by clicking the arrows at the side of the page, or by using the toolbar.
by clicking anywhere on the page.
by dragging the page around when zoomed in.
by clicking anywhere on the page when zoomed in.
web sites or send emails by clicking on hyperlinks.
Email this page to a friend
Search this issue
Index - jump to page or section
Archive - view past issues
Journeys : Oct Nov 2011
My slice of the island Anthea Wallhead In Tasmania today Ilive and work on Underwood’s Hill, which overlooks the coastal village of Kettering, south of Hobart. My husband and I bought seven hectares of forested hillside in 1977 and moved into a log cabin we had built by hand in 1981. We cut down trees that had been burnt in the 1967 bushfires and hauled logs through the bush. Building the cabin, layer by layer, made us feel we belonged to the forest. We loved the wet rainforest eucalypts, wattles, manferns and mosses that grew there, but not so much the leeches and snakes! By contrast, the house we had built for the family, including our sons Robert and Peter, is about 300 metres above sea level. On clear days, I can see beyond Bruny Island, as far as Cape Raoul on the Tasman Peninsula. In summer, it is very easy to relax outside, enjoy the natural surroundings and observe the birdlife, from wedge-tailed eagles to beautiful firetails. There is always something to see on the water too, like the Bruny Island ferry and yachts sailing in the D’Entrecasteaux Channel. In winter, the top of the hill can be snow-covered for shor t times; in spring the yellow wattle blossom spreads out between the stands of eucalypts and in autumn, the house is either wreathed in mist or sunny while the valley is foggy. The D’Entrecasteaux Channel area is my favour ite slice of the island, because the people I have met have a strong sense of community, and their attitude to newcomers and visitors is always welcoming. This is evident whether they 48 October / November 2011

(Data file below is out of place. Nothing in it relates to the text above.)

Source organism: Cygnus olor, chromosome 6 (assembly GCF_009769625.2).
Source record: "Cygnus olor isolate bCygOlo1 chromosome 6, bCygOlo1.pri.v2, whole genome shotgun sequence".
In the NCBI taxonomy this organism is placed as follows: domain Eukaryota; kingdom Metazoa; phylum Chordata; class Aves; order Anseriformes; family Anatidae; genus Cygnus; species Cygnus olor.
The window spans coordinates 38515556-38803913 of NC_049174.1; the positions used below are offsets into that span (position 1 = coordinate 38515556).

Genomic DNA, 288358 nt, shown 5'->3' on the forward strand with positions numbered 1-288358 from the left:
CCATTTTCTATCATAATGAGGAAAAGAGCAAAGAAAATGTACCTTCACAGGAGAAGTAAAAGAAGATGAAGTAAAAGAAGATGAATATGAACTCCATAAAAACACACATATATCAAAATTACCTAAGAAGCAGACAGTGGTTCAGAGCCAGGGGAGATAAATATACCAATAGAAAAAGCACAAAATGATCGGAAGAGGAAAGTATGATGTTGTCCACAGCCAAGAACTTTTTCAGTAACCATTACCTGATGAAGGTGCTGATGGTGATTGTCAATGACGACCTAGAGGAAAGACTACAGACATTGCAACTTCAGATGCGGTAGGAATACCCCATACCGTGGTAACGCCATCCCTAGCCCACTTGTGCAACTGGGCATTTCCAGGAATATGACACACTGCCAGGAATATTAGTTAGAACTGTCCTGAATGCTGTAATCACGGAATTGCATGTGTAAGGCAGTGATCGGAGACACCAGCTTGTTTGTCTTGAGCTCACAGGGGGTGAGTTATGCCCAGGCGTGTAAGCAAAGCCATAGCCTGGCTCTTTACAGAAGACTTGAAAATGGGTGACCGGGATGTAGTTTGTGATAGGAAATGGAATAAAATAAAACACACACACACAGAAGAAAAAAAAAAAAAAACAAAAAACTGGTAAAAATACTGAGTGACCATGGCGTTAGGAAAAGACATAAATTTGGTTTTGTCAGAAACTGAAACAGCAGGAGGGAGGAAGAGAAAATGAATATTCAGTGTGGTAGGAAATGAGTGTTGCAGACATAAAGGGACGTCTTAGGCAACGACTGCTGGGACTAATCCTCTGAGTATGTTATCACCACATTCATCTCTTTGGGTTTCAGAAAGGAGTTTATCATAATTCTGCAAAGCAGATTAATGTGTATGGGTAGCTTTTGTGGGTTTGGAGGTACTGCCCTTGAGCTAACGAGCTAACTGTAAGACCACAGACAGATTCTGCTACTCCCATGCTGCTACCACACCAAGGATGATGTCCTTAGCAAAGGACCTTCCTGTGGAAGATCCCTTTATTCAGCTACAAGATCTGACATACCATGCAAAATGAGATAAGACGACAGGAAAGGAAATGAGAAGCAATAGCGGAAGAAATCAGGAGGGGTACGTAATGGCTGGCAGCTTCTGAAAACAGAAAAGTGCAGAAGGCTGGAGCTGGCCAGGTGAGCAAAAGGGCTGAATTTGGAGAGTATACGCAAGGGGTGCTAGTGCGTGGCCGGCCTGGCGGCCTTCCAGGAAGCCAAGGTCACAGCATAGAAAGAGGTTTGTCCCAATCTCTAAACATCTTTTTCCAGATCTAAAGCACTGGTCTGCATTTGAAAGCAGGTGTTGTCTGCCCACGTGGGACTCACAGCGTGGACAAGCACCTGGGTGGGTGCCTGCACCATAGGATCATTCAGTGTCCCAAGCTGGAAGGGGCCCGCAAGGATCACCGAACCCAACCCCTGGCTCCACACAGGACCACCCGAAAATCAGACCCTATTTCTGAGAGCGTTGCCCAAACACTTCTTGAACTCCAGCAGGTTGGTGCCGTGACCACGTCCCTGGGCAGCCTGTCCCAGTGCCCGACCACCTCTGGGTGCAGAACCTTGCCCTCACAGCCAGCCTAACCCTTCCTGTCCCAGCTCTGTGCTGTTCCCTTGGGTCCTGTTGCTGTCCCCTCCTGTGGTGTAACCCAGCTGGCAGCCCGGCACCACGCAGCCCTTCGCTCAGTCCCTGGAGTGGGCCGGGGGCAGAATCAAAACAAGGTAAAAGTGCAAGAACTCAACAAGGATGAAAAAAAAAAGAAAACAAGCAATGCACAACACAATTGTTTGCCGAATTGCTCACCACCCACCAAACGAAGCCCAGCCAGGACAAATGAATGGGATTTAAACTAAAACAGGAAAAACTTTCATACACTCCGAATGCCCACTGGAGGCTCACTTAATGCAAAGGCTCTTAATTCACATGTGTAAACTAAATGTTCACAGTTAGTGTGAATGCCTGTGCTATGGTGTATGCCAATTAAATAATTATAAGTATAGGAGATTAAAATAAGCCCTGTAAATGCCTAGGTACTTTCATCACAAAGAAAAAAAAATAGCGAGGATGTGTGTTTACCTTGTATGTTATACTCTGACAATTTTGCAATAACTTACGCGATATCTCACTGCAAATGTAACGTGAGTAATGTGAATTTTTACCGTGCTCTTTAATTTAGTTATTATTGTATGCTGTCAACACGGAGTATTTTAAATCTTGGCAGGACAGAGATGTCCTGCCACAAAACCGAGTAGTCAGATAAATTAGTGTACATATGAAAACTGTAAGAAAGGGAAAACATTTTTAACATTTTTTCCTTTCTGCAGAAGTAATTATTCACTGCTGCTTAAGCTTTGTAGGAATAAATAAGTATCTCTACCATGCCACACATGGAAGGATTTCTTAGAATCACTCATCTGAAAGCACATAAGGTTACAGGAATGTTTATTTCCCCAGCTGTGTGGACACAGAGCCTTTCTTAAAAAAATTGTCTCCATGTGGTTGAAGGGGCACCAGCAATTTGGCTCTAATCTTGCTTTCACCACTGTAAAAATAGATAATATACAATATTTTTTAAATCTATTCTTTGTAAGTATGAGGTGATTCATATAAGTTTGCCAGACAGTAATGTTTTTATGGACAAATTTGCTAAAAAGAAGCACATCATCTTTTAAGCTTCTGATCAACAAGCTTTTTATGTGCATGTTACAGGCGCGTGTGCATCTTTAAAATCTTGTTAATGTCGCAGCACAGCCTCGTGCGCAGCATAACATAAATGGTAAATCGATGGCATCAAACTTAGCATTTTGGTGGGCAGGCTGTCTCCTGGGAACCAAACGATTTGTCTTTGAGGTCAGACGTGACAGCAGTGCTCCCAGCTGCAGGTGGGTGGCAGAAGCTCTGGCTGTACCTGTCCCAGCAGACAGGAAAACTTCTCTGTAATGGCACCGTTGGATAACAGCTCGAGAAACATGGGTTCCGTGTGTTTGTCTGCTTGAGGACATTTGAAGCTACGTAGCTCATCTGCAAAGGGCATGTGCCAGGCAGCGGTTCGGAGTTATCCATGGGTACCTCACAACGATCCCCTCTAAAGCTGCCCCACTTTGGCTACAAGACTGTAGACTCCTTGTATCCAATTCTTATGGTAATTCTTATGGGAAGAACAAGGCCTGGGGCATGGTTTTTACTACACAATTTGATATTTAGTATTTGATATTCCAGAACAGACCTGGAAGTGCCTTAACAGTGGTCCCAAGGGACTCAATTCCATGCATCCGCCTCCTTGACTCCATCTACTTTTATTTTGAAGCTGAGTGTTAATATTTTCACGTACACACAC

MNJ Aug Sep 2011